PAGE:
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Re: The future of publishing

Postby FranW » 15 Jun 2010, 15:26

audre wrote: if authors are encouraged to write in a particular manner what is really gained.

Um -- $$$? It's a strategy that's worked pretty well for Harlequin/Mills and Boon for decades.
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Re: The future of publishing

Postby audre » 15 Jun 2010, 23:45

I agree.
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Re: The future of publishing

Postby FranW » 16 Jun 2010, 09:24

I think -- though I could be remembering wrong on this -- that most big name romance writers like J Cruisie and N Roberts got their starts in category romance. Those whose work is pedestrian publish a few books and then fade away; those who are really stellar sell well and get wooed to write single-title romances, and from there they break away from category and become Names. Of course, that's not likely to happen in lesbian romance, but I would imagine that lesfic authors who write other genre fiction could, if they sell well and become popular, break out and sell to mainstream genre.
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Re: The future of publishing

Postby audre » 17 Jun 2010, 11:10

Please forgive my lack of knowledge. What is the significance of a single title romance? Also, within the lesbian owned publishing community how is this dynamic playing out? Again, forgive my lack of knowledge but I am terminally curious.
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Re: The future of publishing

Postby FranW » 17 Jun 2010, 12:12

Lesfic only has single-title romances -- that is, each book is fairly individual.

In mainstream, Harlequin etc have category romances which are books that fall into a cookie-cutter type: "Tender Romance" or "Doctor and Nurse romance". A book within a category will follow a pretty closely scripted style, length, and format (e.g., characters must meet by page X, characters must have X characteristics, etc). The covers will all have a set theme and the the category name will be prominently displayed on the cover: you can see at a glance if a book is in "your"category or not. Readers who like to read the same type of book consistently will stay loyal to a particular category, buying them regularly and gobbling them down like popcorn.

For example, here's a couple of Harlequin Tender Romance novels:
Image Image
and here's a couple of of Steeple Hill Inspired Suspense novels:
Image Image

Novels within a category romance are put out like clockwork -- say, five a month -- and get replaced by the bookstores by the new titles in that category each month. A single print run is done; maybe five or ten thousand. The books get a month of shelf life, get sold (or not, and those get sent back to the publisher) and that's the end. Books in these categories are like fireworks -- they go off once, and then die.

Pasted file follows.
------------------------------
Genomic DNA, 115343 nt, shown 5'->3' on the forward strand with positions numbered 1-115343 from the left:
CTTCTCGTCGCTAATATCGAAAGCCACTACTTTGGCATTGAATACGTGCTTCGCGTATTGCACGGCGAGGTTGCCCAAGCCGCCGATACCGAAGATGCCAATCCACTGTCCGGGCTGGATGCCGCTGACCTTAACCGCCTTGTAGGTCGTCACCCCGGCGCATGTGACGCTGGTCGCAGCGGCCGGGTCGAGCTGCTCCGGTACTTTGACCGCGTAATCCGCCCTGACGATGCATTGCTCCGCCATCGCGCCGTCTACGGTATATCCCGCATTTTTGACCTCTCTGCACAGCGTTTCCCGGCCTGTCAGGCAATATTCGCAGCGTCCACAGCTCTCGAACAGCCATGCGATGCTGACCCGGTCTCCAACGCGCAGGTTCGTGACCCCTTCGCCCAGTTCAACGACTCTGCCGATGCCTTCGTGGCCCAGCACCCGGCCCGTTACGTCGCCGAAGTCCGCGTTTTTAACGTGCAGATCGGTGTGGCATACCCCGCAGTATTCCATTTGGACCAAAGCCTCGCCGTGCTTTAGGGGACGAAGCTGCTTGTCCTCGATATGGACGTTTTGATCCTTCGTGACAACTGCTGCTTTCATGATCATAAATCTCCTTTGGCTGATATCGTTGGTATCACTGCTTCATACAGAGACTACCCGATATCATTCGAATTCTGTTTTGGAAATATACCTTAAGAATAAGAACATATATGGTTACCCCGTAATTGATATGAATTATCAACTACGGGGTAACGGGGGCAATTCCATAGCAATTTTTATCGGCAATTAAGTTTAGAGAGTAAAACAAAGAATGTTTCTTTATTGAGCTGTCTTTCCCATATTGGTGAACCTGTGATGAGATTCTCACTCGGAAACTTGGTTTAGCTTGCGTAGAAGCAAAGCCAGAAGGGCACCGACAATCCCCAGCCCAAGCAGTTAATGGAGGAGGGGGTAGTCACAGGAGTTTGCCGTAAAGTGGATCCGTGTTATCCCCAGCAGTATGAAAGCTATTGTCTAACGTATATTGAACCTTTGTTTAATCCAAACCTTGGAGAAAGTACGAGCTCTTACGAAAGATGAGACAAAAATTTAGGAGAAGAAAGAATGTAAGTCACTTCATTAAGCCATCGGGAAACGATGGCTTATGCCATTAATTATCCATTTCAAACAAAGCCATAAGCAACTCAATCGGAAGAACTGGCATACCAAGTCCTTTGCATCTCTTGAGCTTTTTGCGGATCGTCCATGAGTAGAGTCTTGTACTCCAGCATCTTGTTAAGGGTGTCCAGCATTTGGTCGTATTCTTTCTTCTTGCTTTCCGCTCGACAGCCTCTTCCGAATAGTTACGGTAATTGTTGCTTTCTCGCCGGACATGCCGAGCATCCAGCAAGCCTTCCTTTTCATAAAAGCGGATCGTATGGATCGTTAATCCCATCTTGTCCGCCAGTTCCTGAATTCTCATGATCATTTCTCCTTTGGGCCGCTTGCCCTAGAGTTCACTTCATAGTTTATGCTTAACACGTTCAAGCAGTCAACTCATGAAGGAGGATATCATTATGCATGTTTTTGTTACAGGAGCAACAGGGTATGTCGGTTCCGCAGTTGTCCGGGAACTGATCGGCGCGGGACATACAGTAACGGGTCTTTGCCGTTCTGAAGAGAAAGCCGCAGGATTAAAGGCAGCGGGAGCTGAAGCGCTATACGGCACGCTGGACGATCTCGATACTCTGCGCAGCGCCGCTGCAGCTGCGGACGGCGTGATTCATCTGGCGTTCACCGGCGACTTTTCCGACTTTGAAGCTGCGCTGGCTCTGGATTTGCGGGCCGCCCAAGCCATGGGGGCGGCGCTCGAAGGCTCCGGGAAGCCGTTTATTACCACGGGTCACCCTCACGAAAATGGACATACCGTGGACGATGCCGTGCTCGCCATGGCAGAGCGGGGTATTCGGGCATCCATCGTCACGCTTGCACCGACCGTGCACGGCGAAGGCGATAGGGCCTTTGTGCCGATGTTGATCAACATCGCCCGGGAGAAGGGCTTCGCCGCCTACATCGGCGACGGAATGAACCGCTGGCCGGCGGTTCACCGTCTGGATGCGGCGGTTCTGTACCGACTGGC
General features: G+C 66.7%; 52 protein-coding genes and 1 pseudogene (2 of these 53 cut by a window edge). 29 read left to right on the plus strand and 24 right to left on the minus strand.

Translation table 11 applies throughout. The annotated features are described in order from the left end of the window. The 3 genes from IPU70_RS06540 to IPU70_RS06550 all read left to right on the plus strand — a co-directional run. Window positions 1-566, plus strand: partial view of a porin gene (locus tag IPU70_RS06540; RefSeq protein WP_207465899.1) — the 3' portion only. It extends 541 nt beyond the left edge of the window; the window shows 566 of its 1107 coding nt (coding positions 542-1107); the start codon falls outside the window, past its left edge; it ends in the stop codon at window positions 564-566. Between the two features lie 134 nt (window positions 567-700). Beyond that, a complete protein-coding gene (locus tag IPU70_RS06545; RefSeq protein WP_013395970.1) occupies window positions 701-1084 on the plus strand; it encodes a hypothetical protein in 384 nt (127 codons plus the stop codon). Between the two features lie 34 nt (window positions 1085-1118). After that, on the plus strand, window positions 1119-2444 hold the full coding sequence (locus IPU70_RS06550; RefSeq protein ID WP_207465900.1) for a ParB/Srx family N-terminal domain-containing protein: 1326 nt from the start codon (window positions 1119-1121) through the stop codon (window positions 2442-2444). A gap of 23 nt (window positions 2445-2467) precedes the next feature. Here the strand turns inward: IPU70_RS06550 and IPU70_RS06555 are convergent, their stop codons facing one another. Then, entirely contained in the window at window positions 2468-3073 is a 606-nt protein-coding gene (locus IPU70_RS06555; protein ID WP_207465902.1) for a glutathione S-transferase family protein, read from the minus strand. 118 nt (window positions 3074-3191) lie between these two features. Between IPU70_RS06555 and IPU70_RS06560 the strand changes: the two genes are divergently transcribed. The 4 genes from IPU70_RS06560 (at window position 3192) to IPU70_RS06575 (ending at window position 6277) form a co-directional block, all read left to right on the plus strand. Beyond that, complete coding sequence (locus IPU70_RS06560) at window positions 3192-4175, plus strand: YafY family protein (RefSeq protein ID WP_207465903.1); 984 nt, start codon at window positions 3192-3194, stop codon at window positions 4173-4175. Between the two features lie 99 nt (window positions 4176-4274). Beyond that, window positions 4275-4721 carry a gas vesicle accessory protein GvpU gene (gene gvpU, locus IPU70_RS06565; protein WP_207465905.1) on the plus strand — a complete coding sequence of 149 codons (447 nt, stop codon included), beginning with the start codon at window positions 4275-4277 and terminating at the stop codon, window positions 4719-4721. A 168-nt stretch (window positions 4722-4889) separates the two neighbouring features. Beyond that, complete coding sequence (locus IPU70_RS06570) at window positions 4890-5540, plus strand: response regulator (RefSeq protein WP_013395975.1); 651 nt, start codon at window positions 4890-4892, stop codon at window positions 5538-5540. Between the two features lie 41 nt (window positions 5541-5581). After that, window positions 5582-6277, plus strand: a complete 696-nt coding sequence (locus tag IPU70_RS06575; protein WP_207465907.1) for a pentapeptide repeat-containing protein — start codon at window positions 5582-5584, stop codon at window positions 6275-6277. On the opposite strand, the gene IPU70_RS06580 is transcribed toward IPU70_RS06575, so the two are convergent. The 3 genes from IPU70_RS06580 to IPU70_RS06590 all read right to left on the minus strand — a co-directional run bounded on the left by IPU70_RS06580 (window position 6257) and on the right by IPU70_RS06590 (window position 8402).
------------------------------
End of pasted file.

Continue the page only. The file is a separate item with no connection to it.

Single-title romances aren't meant to fit within the stringent guidelines of a given category. They're usually longer, the author has complete freedom, they will have more funding committed to them, they'll have a bigger print run, and they'll have a longer shelf life. They're more likely to either a) tank or b) be a spectacular success. They're a bigger gamble for the publisher, but also a potentially much bigger money-maker.

The closest I've seen in lesfic to the category romance is BSB's "matinee" romances.
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Re: The future of publishing

Postby audre » 17 Jun 2010, 12:29

So, from a business standpoint is it better for the author or the publisher to have the single title romance. Does the same theory apply if you self publish or e publish?
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Re: The future of publishing

Postby FranW » 17 Jun 2010, 13:11

For the publisher, category romances are a steady low-risk source of a small amount of income. Single titles are an irregular high-risk source of varying amounts of income. For an author, given the submission/acceptance rate, it's about 10 times easier to get a category romance manuscript accepted than a single-title romance. I think the authors get paid a flat fee for a category romance rather than royalties, so their income, like the publisher's, is steady but low.

You can't self publish a category romance unless you invent your own line; there would be little point to that, as it's a multibillion dollar business to establish such a system and a set of readers. E-publishing is a different kettle of fish, in which erotica has to date really been the only profitable genre, and readers seem to appreciate individuality and innovation rather than a predictable category-type novel.